Data Types and Values
This chapter gives a brief overview of the various data types in Basic.
Numbers are a sequence of digits which may contain a decimal point. Basic also supports exponential notation to represent numbers.
Some examples of numbers:
PrintLn 1 PrintLn 1.1 PrintLn 1E10
Strings in Basic are surrounded by double quotes (") and represent a sequence of letters, digits, and punctuation. The minimum string length is zero. By default, the maximum string length is 32K characters. If you have long strings enabled in your installation, the maximum string length is 3,641,144 characters. For further details, see “Enabling Long String Operations” in the Caché Programming Orientation Guide.
Some examples of strings:
PrintLn "Hello" PrintLn "" PrintLn "Goodbye"
To include a double quote character as a literal within a string, use a pair of double quote characters, as shown in the following example:
PrintLn "Hello ""World"""
You can concatenate strings using the concatenation operator (&):
PrintLn "Hello" & " " & "Goodbye"
Caché Basic includes a number of specialized string operations. These are listed in the Caché Basic Reference.
Persistent Multidimensional Arrays (Globals)
A Global is a sparse multidimensional database array. Data can be stored in a global with any number of subscripts. Subscripts in Caché are typeless.
A global is not different from any other type of array, with the exception that the global variable name starts with a caret (^).
Some examples of globals. First, run this example to set the global ^x:
^x = 10 PrintLn "^x has been defined"
Now, run this example to examine the value of ^x:
PrintLn "The value of ^x is: " & ^x
Similarly, since globals are arrays, you can set the value of an array reference:
^y("string",1) = 2 ^y("string","a") = "b" PrintLn "Values in ^y are " & ^y("string",1) & " and " & ^y("string","a")
The Null keyword is not supported in this version of Basic.
Variables in Caché Basic do not need to be declared or defined. By simply assigning a value to a variable it is defined, but until this first assignment all references to this variable are undefined. You can use the Exists function to determine if a variable is defined or undefined:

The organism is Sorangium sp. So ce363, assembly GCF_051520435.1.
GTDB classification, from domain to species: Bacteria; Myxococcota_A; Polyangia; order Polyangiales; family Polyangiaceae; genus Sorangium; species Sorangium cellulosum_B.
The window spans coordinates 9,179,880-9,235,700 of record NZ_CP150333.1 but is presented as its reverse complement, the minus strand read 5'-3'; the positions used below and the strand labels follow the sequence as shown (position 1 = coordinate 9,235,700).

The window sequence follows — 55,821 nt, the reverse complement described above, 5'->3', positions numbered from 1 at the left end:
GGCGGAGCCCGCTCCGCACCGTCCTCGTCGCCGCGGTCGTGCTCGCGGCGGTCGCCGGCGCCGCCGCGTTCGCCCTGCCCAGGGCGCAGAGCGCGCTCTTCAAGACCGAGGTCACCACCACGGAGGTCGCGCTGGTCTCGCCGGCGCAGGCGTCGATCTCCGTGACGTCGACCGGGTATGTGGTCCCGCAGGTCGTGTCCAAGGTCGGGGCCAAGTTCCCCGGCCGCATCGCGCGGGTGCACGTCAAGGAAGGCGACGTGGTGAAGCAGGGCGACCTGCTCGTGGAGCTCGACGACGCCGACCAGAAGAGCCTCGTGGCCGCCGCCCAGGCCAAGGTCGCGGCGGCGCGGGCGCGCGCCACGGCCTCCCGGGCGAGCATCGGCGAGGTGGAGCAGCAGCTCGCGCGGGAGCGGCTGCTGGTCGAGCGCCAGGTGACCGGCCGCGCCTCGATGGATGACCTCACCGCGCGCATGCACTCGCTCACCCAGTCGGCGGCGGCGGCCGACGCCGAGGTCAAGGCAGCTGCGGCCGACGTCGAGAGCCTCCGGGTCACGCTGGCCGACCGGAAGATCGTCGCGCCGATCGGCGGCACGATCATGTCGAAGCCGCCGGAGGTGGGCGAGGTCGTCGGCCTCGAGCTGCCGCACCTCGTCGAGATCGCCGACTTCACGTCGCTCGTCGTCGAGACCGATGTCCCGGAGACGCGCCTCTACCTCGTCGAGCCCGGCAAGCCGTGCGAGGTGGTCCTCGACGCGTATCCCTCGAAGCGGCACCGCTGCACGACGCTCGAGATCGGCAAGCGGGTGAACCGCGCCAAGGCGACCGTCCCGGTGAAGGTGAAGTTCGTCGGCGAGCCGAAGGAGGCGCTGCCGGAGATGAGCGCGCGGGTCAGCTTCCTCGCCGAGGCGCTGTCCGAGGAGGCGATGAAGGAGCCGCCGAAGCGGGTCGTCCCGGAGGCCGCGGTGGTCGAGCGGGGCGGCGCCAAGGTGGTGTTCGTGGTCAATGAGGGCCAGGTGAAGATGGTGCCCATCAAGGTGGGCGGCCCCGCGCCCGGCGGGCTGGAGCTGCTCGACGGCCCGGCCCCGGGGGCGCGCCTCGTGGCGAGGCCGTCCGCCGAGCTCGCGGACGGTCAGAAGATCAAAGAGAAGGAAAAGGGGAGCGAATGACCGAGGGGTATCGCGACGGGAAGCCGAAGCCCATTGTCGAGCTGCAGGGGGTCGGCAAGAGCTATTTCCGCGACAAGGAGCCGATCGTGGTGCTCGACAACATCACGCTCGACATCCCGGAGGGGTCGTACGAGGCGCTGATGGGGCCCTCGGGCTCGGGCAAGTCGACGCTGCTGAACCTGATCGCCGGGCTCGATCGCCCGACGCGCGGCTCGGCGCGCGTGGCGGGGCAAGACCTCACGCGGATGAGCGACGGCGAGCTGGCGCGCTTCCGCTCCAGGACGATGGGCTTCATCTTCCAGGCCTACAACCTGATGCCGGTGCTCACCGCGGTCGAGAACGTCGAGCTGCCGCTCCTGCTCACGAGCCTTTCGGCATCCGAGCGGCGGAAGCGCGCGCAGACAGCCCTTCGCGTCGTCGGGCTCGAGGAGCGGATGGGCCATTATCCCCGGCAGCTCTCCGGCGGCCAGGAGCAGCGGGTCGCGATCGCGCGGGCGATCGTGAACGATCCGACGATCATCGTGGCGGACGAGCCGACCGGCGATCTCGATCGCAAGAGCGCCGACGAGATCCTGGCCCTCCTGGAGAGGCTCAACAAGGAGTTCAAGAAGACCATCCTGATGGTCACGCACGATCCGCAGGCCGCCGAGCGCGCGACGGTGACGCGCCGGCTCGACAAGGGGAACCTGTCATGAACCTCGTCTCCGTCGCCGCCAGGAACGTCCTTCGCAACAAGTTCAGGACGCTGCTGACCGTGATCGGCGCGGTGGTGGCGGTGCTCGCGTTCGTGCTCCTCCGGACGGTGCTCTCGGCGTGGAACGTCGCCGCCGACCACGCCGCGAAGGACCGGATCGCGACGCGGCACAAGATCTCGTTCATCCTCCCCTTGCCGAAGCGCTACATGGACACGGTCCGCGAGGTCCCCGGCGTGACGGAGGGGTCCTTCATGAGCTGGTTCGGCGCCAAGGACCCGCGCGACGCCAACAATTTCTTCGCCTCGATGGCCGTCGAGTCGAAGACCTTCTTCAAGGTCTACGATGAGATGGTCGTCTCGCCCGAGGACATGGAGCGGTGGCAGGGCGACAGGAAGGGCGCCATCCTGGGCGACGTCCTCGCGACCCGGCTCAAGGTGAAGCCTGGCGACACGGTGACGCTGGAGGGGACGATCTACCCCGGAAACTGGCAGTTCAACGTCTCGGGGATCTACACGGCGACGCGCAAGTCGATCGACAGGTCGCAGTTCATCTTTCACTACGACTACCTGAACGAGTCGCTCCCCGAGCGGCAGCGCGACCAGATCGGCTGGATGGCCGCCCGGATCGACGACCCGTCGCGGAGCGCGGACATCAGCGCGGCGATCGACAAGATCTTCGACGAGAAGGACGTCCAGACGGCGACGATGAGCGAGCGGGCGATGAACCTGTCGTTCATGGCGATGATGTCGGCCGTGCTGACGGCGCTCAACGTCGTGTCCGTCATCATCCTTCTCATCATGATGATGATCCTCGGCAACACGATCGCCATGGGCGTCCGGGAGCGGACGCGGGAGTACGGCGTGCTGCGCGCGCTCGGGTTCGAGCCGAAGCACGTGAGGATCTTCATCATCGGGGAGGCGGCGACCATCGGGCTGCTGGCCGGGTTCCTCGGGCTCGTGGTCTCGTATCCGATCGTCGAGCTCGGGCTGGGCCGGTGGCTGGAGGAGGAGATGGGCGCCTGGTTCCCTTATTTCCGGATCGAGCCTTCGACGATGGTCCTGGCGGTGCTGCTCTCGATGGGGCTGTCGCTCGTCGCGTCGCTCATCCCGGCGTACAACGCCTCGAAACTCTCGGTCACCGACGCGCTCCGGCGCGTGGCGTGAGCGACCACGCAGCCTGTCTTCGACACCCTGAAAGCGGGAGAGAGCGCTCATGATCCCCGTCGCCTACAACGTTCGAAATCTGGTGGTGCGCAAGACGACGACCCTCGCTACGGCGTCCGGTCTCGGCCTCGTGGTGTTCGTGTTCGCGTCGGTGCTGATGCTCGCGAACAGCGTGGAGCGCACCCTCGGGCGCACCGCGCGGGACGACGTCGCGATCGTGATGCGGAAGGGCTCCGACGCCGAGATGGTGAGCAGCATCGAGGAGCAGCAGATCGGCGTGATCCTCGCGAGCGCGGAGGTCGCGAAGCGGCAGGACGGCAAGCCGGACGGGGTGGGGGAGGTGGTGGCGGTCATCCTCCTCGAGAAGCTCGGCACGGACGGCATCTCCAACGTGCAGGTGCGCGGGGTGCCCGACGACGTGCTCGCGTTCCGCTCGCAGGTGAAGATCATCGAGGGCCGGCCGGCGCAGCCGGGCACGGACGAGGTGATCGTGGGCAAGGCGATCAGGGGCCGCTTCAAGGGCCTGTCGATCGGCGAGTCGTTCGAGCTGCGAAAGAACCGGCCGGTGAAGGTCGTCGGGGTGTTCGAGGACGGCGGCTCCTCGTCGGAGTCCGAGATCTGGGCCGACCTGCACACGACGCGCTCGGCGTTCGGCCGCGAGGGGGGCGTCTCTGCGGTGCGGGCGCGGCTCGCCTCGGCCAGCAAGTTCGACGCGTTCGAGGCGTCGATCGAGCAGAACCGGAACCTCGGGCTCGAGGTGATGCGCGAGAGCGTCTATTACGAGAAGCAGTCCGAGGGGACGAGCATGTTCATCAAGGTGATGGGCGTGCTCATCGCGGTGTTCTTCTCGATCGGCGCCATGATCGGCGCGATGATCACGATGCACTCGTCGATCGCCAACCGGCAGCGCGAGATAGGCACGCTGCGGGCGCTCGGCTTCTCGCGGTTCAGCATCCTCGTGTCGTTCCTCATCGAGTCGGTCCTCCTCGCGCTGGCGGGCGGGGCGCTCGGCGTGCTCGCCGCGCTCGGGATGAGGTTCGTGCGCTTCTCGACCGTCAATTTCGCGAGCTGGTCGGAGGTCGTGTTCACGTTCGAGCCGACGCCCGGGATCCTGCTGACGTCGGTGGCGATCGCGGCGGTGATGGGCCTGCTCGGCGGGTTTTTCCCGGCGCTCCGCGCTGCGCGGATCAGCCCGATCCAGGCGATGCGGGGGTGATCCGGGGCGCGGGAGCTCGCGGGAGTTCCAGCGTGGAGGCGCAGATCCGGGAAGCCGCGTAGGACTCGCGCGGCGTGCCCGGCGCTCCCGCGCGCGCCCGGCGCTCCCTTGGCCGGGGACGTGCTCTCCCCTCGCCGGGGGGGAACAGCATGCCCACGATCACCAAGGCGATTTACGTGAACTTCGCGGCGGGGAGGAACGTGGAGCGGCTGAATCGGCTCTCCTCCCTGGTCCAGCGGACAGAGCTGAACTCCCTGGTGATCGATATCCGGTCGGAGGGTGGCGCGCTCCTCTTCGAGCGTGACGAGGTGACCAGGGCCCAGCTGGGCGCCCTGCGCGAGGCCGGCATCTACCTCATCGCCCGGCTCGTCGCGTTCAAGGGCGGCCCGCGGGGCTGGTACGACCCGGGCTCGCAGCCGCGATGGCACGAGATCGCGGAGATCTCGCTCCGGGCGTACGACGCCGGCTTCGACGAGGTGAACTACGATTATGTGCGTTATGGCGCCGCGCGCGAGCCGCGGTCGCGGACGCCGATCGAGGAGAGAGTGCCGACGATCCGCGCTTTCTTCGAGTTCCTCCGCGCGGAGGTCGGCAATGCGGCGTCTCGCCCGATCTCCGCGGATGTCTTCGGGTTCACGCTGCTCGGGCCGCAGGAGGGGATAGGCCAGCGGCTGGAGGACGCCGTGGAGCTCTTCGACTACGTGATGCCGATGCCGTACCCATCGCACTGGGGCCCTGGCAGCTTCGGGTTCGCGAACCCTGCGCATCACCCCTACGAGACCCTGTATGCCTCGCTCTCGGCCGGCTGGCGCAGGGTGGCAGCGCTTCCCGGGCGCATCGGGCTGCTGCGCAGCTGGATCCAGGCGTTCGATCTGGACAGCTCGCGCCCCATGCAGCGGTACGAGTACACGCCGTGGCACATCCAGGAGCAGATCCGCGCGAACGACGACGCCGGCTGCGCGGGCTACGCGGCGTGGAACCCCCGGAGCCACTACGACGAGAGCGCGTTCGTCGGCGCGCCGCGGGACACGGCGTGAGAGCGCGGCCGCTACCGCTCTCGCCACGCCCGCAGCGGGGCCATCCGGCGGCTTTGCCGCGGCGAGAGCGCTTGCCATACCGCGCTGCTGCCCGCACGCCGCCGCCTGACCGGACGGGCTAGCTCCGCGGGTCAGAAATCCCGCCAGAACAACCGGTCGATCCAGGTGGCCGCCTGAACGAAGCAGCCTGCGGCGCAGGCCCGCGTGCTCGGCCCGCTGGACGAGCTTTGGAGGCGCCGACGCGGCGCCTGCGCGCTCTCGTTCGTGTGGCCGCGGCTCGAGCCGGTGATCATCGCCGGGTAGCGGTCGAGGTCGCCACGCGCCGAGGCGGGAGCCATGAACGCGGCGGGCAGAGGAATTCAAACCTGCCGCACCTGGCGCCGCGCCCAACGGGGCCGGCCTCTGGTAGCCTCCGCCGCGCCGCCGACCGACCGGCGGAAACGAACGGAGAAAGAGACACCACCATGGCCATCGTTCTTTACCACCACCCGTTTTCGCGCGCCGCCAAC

PrintLn "Does x exist? " & Exists(x) x = 10 PrintLn "How about now? " & Exists(x)
A date value represents a valid date within the range 31 December, 1840 through 31 December, 9999.
You can use the Now function to get the current date and time:
today = Now() PrintLn "Today is: " & today
PrintLn "Date is: " & Date() PrintLn "Time is: " & Time()
today = Now() PrintLn "Today is: " & today PrintLn "Year: " & Year(today) PrintLn "Month: " & Month(today) PrintLn "Day: " & Day(today) PrintLn "Weekday: " & Weekday(today) PrintLn "Hour: " & Hour(today) PrintLn "Minute: " & Minute(today) PrintLn "Second: " & Second(today)
An object value refers to a instance of an in-memory object. You can assign an object value to any local variable:
person = New Sample.Person() PrintLn person
You can refer to the methods and properties of an object using dot syntax:
person.Name = "El Vez"
You can determine if a variable contains an object using the IsObject function:
str = "A string" person = New Sample.Person() tStatement = New %SQL.Statement() PrintLn "Is string an object? " & IsObject(str) PrintLn "Is person an object? " & IsObject(person) PrintLn "Is tStatement an object? " & IsObject(tStatement)
You cannot assign an object value to a global. Doing so will result in a runtime error.
Assigning an object value to a variable (or object property) has the side effect of incrementing the object's internal reference count. When the number of references to an object reaches 0, Caché will automatically destroy the object (invoke its %OnClose method and remove it from memory).